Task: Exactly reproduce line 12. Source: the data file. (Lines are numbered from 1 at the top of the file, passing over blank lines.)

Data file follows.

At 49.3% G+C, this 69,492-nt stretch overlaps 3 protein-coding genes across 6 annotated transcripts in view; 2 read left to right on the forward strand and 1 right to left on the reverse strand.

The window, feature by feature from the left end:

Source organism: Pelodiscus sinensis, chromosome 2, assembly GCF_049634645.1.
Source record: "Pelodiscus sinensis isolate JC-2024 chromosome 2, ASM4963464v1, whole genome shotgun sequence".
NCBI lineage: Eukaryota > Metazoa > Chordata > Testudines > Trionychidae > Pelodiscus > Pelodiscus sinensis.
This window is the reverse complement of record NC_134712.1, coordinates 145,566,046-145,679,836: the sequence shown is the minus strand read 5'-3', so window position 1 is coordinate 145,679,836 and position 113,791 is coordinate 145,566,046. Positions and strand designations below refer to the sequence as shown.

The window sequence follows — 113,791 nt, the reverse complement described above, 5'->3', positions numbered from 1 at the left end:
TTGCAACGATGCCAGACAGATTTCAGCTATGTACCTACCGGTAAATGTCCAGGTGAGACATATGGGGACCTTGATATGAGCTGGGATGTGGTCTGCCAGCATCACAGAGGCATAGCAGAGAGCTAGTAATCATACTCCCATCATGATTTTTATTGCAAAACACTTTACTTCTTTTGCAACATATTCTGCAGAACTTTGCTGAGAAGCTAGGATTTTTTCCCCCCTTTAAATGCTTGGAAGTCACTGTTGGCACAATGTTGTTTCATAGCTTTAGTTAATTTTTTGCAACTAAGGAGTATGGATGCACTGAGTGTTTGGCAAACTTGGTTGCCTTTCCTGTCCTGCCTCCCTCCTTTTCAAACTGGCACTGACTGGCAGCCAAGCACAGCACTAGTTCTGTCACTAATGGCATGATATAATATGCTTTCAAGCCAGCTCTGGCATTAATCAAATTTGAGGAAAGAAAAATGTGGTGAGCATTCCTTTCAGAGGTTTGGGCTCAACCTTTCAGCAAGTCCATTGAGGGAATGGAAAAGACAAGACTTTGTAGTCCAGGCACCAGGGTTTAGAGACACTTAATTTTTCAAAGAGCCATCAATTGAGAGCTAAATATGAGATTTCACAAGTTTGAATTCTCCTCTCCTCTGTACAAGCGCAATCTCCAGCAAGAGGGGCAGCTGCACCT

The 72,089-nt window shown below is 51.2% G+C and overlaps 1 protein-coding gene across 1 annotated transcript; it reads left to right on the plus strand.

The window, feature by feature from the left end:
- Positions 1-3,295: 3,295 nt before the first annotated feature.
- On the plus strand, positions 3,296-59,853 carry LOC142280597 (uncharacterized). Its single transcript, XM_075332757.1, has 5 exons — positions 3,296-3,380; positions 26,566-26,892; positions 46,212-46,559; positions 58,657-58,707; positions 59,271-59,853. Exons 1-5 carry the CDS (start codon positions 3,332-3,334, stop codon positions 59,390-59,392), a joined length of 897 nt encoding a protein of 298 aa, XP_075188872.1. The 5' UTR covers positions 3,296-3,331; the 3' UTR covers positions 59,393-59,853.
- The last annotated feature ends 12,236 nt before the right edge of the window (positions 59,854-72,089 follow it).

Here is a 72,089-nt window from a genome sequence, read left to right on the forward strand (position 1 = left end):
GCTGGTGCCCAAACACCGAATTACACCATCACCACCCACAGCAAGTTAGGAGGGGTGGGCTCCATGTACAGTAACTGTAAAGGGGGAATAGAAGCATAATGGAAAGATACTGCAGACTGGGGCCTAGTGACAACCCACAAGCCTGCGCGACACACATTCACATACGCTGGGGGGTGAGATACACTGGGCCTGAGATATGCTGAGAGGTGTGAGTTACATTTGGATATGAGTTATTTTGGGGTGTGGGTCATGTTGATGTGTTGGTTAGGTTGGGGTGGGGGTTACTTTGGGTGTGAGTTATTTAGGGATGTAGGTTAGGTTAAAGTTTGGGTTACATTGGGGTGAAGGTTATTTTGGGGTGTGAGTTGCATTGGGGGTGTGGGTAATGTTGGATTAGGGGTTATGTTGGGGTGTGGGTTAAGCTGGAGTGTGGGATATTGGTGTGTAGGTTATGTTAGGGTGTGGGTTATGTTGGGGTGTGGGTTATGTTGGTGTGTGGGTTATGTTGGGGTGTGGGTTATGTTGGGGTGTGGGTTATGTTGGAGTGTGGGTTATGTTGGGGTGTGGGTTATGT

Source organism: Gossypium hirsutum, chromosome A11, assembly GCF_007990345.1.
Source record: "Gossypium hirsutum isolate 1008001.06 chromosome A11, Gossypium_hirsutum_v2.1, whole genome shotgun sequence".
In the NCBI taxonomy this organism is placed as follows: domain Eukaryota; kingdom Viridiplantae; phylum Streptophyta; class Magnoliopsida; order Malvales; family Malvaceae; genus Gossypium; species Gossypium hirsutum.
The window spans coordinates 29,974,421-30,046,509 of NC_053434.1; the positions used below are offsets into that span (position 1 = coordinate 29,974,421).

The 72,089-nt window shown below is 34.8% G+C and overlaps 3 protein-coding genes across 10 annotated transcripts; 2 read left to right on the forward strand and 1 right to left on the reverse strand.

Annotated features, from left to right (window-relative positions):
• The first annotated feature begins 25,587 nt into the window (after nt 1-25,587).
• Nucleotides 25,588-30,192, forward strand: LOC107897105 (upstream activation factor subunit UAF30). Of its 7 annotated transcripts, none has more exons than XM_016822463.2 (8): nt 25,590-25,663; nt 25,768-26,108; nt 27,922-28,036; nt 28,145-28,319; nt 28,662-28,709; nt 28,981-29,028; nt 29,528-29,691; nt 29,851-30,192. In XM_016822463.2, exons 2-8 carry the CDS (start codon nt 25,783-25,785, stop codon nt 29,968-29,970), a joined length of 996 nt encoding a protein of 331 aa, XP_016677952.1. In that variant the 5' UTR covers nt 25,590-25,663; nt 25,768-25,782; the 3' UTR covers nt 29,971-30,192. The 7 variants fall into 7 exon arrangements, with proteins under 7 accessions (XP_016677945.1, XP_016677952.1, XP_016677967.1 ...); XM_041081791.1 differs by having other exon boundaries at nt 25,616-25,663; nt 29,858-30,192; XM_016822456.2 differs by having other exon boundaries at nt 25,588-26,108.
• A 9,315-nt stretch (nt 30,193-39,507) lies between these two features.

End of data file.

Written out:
- On the plus strand, positions 3,296-59,853 carry LOC142280597 (uncharacterized). Its single transcript, XM_075332757.1, has 5 exons — positions 3,296-3,380; positions 26,566-26,892; positions 46,212-46,559; positions 58,657-58,707; positions 59,271-59,853. Exons 1-5 carry the CDS (start codon positions 3,332-3,334, stop codon positions 59,390-59,392), a joined length of 897 nt encoding a protein of 298 aa, XP_075188872.1. The 5' UTR covers positions 3,296-3,331; the 3' UTR covers positions 59,393-59,853.